chronicles how he grew up the son of Taiwanese immigrants living against type, playing football and smoking pot and idolizing Tupac. He tried being a lawyer. He tried being a stand-up comic. He tried every way of shadowboxing with expectation until, at age thirty, he came back home to what was always there: food and his love of taking Chinese cuisine and making remixes, with soul food or Caribbean food or French food or whatever else came into his kitchen. His famed restaurant, Baohaus in the East Village, was one result of this journey. His voiceâprofane, slangy, spicy, hip-hop, Chinese, casual, intense, throwing down,
âwas the other.
Still another path, of course, is to see all these paths as the same pathâall leading to a greater knowledge of self and a deeper knowledge that we have more in common than we think. This path assimilates paths into one another. Talk about a Chinese sensibility. (Talk about an American sensibility.)
Improvisation for the Theater
, by Viola Spolin:
Avoiding the How
It must be clear in everybody's mind from the very first workshop session that How a problem is solved must grow out of the stage relationships, as in a game. It must happen at the actual moment of stage life (Right now!) and not through any pre-planning. Pre-planning how to do something throws the players into “performance” and/or playwriting, making the development of improvisers impossible and preventing the player in the formal theater from spontaneous stage behavior.
In almost every case a student new in the theater workshops thinks performance is expected.
Jazz ClichÃ© Capers
, by Eddie Harris:
After about twelve years of copying the top twenty guys on your particular instrument, you should be able to construct your own ideas of a constructive solo. A musician who solos who has not copied from recordings of other artists may find himself soloing just like a certain recording artist without knowing it. The funny thing about it is the copier thinks he's the original player of this style.
I think you should copy the solos from each recordânote for note; by this I mean the “so-called mistakes” also. The “so-called mistakes” the artist made on the record are things I think you should also doâreason being that many times a soloist meant to do something that you thought might have been a mistake.
When I was in high school, having played the violin since fourth grade, I discovered two ways to branch out from the clichÃ© of the excellent Chinese classical violinist. First, my friend Rob Gutowski and I would go to the band room after school and jam. Rob played piano. We'd listened to a ton of Keith Jarrett. Inspired by the epic live improvised concerts Jarrett and his band recorded in the 1970s, we made up mÃ©langes of tonal and atonal, free jazz and modern classical. We had no idea where our “pieces” were going. We just listened intently to each other. Occasionally we had an audience, but mostly it was the two of us in almost a trance state. Those sessions shaped me deeply. They were a respite from all the little ways that, as a Chinese kid in a white school and town, I was always performing.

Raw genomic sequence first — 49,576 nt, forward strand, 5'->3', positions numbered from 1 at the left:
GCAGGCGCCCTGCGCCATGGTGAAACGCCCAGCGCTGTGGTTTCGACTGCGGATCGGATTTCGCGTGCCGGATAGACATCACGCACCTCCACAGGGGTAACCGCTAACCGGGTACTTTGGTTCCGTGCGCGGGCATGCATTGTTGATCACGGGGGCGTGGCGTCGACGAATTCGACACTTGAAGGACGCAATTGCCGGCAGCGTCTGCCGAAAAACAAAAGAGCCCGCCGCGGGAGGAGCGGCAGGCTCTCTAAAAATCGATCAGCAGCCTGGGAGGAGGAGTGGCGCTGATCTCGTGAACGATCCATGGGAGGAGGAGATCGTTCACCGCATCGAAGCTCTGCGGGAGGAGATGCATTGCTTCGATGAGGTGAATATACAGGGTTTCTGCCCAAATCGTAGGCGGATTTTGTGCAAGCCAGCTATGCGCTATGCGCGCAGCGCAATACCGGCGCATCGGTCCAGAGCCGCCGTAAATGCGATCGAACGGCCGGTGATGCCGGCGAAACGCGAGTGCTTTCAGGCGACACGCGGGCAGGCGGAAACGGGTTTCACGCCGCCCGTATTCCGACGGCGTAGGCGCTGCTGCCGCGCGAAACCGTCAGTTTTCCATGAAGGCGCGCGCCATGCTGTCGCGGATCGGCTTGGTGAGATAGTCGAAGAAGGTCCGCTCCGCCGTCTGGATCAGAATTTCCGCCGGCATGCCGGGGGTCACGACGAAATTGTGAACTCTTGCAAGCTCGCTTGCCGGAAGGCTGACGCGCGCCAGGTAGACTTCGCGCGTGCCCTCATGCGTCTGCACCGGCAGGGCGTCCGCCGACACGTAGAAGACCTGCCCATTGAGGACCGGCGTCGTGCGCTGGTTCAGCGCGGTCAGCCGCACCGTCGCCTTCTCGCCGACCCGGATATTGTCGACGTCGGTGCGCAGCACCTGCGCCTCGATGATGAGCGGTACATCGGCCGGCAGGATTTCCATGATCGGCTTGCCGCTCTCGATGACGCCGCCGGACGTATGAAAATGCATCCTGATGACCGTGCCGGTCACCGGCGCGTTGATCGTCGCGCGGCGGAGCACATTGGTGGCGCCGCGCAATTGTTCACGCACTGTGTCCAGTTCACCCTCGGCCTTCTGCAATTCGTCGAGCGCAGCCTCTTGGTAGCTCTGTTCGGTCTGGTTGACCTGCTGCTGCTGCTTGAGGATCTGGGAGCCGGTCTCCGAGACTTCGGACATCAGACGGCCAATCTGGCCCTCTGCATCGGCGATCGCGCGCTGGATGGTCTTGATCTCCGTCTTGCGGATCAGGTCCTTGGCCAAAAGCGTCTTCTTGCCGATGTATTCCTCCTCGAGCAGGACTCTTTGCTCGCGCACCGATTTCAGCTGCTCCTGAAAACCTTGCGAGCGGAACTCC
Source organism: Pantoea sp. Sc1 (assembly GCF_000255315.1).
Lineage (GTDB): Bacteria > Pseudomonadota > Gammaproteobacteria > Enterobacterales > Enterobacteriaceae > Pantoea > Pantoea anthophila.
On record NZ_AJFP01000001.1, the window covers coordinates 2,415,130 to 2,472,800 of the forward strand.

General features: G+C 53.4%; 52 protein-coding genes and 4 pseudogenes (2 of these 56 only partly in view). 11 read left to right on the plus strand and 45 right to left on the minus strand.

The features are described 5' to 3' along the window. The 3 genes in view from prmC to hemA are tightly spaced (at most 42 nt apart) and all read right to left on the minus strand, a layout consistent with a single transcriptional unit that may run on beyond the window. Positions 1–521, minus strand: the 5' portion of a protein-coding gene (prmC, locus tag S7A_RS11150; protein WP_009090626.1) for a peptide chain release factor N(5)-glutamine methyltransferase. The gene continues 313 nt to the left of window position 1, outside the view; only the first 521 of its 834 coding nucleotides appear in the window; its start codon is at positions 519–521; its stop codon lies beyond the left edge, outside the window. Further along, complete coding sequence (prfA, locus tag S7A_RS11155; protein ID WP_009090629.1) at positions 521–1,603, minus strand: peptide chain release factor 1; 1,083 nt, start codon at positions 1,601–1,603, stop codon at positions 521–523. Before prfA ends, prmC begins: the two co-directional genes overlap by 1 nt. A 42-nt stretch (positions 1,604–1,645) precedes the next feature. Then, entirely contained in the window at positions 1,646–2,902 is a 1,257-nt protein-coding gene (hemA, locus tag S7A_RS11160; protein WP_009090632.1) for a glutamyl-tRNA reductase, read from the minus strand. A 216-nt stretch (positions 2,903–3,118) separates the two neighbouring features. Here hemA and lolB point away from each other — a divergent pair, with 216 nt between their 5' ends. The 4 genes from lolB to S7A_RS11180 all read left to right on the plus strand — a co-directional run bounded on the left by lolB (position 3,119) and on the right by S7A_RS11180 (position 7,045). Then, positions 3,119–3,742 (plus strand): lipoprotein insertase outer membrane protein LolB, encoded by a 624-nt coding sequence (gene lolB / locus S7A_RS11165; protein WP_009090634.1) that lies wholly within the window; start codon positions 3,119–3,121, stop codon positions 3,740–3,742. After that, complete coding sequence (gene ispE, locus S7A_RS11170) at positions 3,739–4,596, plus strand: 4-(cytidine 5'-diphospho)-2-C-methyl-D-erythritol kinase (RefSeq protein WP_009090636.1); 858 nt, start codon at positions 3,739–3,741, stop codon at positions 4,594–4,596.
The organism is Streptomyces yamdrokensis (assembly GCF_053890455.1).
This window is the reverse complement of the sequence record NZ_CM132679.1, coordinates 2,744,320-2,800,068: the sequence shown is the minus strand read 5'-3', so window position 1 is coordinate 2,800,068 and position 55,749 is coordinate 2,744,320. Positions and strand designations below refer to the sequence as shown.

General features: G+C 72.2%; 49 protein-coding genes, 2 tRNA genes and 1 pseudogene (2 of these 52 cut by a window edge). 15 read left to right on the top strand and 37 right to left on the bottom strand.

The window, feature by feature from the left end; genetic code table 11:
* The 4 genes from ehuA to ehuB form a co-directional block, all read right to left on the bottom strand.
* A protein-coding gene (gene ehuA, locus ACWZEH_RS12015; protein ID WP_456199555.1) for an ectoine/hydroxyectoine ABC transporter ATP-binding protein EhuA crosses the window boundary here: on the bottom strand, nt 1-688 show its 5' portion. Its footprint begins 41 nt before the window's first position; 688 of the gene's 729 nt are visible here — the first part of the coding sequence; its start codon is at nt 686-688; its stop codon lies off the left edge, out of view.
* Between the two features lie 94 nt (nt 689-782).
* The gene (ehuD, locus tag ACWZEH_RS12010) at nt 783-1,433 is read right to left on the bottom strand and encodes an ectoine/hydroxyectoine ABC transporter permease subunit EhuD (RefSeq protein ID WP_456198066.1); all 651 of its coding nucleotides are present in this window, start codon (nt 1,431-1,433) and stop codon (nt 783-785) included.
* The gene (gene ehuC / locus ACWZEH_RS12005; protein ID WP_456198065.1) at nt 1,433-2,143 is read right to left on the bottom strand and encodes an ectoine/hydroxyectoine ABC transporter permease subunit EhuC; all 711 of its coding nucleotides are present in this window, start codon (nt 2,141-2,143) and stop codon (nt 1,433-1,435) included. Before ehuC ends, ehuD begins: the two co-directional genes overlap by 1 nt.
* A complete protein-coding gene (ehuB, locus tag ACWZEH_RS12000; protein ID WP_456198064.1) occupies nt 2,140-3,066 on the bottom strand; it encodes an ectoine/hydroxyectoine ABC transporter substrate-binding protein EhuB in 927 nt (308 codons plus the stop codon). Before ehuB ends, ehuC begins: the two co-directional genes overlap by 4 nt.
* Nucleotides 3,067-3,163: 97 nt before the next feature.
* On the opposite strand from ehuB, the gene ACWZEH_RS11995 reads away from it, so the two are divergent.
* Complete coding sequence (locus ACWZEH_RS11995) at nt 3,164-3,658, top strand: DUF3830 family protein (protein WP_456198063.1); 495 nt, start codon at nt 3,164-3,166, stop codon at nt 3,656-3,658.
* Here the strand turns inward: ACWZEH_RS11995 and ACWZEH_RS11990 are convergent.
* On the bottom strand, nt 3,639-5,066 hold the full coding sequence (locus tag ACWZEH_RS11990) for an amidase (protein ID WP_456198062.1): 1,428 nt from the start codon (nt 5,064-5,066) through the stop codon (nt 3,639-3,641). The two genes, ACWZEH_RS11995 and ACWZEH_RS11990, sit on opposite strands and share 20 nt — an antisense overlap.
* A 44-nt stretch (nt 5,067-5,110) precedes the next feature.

The other thing I did around that time was try my hand at writing music. I was an aficionado of the Baroque period. Vivaldi was by far my favorite, but I became familiar with the whole ecosystem of composers surrounding Vivaldi in time and in geography, from Corelli and Scarlatti and Geminiani to Telemann and Bach and Handel. I listened to the records, eagerly checking them out of the library or ordering them from Record World using the thick Schwann's catalog of recordings. Whenever I went to New York City, I went to Patelson's classical sheet-music store near Carnegie Hall and bought the complete scores of my favorite concertos. I internalized the patterns, knew who had influenced whom. It got to where all I needed to hear was four or five seconds of a Baroque piece, and I could tell you who the composer was. I could whistle a phrase by one and make up my own ending to it in the style of another. Soon I started to compose short sonatas, then a concerto, eventually a full choral work. The pieces were a pastiche of other people's patterns, mainly Vivaldi and Bach. Because I hadn't learned formal music theory except what I had absorbed from all my score reading, the pieces were not that sophisticated. But they were mine. This was a time when my parents might have preferred I devote energy to mastering the sounds and lineages of Chinese. I had little interest in that. It was also a time, though, when I had a desire